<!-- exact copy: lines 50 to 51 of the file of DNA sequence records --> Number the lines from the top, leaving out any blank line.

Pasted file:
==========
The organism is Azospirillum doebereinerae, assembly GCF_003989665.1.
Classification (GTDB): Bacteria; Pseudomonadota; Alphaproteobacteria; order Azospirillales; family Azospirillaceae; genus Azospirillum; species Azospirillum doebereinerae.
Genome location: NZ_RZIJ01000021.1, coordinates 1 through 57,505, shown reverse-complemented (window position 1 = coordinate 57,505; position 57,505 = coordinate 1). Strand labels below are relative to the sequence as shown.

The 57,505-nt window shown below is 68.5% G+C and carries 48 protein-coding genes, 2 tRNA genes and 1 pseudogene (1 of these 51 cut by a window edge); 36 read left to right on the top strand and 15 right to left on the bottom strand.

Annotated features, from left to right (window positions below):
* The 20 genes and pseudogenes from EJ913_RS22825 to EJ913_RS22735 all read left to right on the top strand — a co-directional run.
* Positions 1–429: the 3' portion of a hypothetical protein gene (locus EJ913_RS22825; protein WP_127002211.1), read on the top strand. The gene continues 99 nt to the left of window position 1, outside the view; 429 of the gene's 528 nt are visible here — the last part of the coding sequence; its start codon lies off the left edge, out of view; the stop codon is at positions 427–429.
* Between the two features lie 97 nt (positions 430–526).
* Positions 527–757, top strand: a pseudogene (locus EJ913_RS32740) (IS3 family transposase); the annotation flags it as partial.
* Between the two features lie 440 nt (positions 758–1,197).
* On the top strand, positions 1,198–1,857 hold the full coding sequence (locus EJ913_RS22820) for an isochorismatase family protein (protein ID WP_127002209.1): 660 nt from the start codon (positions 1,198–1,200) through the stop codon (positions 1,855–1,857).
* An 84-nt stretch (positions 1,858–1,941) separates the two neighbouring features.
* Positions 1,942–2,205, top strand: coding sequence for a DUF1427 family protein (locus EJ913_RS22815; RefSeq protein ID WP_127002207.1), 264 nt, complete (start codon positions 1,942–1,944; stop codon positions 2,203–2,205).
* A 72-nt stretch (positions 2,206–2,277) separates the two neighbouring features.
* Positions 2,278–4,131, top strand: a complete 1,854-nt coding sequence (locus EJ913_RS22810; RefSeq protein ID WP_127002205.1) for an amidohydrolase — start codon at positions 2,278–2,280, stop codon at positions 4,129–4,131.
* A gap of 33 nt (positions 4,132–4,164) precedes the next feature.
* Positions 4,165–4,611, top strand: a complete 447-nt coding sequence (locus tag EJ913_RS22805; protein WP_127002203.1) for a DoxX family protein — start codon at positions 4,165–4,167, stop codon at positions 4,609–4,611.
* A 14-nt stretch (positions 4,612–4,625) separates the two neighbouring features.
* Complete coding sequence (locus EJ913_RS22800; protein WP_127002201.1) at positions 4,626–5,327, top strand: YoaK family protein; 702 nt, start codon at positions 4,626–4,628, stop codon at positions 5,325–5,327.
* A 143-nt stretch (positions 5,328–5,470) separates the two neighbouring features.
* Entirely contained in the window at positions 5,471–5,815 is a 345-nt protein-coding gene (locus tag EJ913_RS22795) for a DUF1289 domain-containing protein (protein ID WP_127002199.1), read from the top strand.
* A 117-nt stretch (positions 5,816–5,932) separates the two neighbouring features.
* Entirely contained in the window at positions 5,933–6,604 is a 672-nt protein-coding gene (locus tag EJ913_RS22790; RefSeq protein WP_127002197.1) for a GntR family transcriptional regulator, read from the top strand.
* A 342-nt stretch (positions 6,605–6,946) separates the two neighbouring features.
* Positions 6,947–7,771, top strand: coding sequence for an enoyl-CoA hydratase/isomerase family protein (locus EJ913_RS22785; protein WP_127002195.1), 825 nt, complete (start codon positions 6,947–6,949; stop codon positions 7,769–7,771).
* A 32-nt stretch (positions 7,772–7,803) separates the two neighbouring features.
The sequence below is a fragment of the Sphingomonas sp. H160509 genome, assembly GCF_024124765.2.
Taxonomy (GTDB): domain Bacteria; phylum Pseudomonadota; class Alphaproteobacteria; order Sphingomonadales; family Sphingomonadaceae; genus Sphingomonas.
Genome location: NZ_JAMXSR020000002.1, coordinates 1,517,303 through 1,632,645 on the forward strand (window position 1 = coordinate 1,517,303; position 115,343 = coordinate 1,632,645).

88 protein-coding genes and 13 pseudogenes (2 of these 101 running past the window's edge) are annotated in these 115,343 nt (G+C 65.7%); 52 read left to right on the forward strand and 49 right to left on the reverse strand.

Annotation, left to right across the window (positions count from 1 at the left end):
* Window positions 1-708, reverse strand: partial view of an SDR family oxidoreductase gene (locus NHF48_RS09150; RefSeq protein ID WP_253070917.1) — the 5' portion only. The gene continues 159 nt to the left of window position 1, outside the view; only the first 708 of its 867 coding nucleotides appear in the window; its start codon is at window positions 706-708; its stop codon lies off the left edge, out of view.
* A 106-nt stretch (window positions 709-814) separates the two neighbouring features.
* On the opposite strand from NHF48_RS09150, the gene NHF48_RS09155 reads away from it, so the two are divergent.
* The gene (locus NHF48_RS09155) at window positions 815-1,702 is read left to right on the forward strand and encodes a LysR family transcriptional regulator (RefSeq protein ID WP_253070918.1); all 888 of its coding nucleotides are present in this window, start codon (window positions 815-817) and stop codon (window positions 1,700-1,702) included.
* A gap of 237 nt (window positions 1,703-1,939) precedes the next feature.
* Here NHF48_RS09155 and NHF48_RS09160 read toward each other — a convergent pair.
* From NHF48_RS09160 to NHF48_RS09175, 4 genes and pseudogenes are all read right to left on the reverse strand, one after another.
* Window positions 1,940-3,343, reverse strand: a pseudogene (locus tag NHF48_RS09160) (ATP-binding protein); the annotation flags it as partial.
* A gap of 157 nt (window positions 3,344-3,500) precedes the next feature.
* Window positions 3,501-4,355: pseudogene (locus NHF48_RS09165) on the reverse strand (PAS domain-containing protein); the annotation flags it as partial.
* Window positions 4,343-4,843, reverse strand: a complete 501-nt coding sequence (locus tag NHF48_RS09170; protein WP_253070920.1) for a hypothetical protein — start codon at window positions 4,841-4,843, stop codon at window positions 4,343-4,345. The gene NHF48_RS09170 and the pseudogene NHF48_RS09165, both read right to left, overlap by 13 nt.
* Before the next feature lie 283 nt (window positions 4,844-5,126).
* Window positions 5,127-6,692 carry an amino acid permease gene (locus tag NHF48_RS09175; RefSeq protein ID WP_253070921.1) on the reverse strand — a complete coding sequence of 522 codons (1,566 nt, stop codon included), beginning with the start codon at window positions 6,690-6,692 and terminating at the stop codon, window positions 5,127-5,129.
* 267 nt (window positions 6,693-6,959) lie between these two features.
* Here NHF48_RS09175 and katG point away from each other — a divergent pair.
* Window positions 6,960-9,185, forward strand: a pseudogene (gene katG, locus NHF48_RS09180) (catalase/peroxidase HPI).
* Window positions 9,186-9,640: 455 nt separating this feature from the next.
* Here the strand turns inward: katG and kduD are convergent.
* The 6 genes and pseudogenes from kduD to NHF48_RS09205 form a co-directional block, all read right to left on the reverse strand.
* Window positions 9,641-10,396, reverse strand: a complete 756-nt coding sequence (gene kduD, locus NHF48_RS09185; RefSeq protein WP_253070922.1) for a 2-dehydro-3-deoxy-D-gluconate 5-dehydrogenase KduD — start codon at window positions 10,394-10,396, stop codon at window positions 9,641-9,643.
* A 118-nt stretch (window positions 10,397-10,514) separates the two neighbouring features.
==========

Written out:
* The 6 genes and pseudogenes from kduD to NHF48_RS09205 form a co-directional block, all read right to left on the reverse strand.
* Window positions 9,641-10,396, reverse strand: a complete 756-nt coding sequence (gene kduD, locus NHF48_RS09185; RefSeq protein WP_253070922.1) for a 2-dehydro-3-deoxy-D-gluconate 5-dehydrogenase KduD — start codon at window positions 10,394-10,396, stop codon at window positions 9,641-9,643.